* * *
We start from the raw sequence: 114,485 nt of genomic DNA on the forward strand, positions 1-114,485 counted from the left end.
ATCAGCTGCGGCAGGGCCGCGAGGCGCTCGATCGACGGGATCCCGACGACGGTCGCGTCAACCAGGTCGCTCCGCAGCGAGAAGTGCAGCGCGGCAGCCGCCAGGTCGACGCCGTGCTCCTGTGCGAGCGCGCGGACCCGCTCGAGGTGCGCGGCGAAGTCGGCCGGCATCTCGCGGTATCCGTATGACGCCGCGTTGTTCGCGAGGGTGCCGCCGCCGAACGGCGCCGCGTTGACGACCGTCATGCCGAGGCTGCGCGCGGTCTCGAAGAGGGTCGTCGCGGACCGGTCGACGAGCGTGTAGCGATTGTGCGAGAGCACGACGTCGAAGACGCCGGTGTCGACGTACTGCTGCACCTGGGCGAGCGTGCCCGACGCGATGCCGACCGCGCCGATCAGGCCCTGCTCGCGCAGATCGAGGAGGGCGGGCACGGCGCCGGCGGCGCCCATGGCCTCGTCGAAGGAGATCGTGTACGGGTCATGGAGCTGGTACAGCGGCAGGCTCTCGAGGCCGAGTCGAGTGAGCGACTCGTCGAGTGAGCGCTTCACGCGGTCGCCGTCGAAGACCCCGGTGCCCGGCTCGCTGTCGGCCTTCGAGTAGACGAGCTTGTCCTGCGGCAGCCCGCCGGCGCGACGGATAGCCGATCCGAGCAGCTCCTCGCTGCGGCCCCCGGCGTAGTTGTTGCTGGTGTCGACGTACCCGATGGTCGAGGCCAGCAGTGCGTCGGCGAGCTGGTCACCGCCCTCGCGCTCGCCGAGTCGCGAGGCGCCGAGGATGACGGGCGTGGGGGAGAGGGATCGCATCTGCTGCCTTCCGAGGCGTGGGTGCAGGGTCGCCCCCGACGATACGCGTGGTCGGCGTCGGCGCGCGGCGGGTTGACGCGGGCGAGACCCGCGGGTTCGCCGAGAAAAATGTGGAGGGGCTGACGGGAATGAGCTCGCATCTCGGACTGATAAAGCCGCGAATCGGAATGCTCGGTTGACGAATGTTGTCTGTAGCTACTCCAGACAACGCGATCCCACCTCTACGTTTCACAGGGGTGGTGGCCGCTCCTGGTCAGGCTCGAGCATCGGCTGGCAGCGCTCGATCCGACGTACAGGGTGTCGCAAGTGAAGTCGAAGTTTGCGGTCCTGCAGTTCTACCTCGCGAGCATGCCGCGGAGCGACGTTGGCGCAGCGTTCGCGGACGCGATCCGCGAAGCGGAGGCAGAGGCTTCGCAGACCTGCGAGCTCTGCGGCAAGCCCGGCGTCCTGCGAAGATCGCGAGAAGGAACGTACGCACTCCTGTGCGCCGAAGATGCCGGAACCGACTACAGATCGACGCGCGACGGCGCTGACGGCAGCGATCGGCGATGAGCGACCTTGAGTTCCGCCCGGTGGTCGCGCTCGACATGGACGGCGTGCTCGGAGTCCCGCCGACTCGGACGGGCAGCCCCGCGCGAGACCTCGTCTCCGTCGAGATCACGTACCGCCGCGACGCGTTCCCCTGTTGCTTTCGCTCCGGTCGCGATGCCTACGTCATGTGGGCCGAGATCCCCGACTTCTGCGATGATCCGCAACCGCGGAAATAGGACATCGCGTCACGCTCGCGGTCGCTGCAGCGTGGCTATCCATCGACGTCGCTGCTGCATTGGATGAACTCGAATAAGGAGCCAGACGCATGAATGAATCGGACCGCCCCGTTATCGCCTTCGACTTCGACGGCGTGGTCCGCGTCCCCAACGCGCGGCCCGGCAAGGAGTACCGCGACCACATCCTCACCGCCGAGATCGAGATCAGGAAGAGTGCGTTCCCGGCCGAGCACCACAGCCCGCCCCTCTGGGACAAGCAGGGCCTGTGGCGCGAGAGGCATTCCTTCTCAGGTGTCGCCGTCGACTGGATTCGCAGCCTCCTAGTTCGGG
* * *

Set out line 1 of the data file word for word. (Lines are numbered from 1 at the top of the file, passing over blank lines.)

We start from the raw sequence: 114,485 nt of genomic DNA on the forward strand, positions 1-114,485 counted from the left end.